Creating a Continuous Mix

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Post 15 Jun 2019

Yes some interesting points here! I think the Camelot system is based on the circle of fifths. There's lots of ways to approach this, whether you're piecing together tracks that have already been written, or writing them to fit together.

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Post 27 Jun 2019

Thanks everyone for all the great ideas.

I've drawn a line under the project and posted in the music forum.

The end result really wasn't what I had set out to achieve, but I learned a lot in the process.

Basically, I wanted to make a continuous mix from my existing music, that would take the listener on a musical journey.
What I found though was that all my individual tracks were really 'designed' around a 3-4 minute arrangement, and kinda resolved the tension within that short frame.
The result is that I think I failed to get a cohesive big picture journey, and it became more of a technical exercise to glue the tracks together. I doubt anyone would get drawn in to the 'journey' and sit through the whole album, as one would with say Oxygene or Tangram etc.

Never mind, I still learned a lot of really useful things and had fun;
- modulating from one key to another
- trying out different transition ideas
- extending the intros and outro's on some of my older tunes to support the transitions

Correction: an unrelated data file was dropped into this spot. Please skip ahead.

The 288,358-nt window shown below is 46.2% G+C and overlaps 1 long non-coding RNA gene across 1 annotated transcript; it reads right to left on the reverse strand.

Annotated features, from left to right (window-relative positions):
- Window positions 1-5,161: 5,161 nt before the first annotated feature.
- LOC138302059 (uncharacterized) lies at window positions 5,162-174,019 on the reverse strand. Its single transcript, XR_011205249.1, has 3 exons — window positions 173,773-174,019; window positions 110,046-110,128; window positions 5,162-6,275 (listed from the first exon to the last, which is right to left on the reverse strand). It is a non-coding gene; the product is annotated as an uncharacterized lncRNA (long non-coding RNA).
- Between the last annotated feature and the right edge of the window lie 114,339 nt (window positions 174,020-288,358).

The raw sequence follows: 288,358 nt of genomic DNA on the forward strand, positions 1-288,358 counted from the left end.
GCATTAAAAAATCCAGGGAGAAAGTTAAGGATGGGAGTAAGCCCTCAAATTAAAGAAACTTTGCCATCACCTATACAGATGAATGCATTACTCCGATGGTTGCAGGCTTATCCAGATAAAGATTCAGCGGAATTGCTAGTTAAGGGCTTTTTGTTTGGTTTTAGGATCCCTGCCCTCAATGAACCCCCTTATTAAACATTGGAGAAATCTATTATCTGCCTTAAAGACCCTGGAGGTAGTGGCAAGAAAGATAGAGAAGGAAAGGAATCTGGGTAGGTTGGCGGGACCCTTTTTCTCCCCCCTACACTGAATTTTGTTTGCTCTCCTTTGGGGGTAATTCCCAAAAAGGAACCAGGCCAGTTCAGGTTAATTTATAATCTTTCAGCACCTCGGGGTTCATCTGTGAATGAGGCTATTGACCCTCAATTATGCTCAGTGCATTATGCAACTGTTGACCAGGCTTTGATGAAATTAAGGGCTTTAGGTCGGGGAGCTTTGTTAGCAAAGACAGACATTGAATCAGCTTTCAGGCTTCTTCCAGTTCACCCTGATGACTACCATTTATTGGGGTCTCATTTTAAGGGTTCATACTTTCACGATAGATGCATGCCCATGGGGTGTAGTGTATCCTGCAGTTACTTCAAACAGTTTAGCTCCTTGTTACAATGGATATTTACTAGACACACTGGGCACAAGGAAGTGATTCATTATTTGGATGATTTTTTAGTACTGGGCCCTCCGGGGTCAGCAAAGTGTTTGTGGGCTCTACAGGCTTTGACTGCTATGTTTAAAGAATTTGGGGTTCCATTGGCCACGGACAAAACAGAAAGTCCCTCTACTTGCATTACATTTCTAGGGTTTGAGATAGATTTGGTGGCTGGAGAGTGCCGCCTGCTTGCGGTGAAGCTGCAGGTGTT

- mix editing to get a bit more tonal consistency between two tracks written 5+ years apart. (and seeing a lot of missing sample windows when opening some of my old stuff!)

In the end, my workflow was;
- Edit or create an individual track in Reason
- Remove all master compression / limiting
- Export to 24 bit 96 kHz WAV
- Import each track into a 'full album' Reason project
- Put all the songs into sequence
- Add any transitions (though some transitions I added into the original song tracks)
- Once everything was in place, I routed everything to a master channel, then put a Selig Gain and Flower Audio meter on it, then played all the tracks with the FA meter set to 'perceived', while editing master sliders to approximately level-ise each track. Used the Selig Gain for fine tuning. Backed off some of the first tracks to get a 1db or so relative increase in each consecutive tracks right to the end of the album (knowing I'd lose some of this dynamic when I mastered it)
- Export the final full album to a 24/96 WAV file
- Loaded the whole thing into Ozone standalone for mastering. I figured (guessed) if I mastered the whole thing as one big track, I was more likely to get a more consistent overall sound and smoother transitions.
I'm sure there's 100 better ways I could have done it! But it worked ok!

I think if I try to do another one of these projects, I'll try to do a 'top down' view of the whole album first and then build it up from there. That could be an interesting experiment too!

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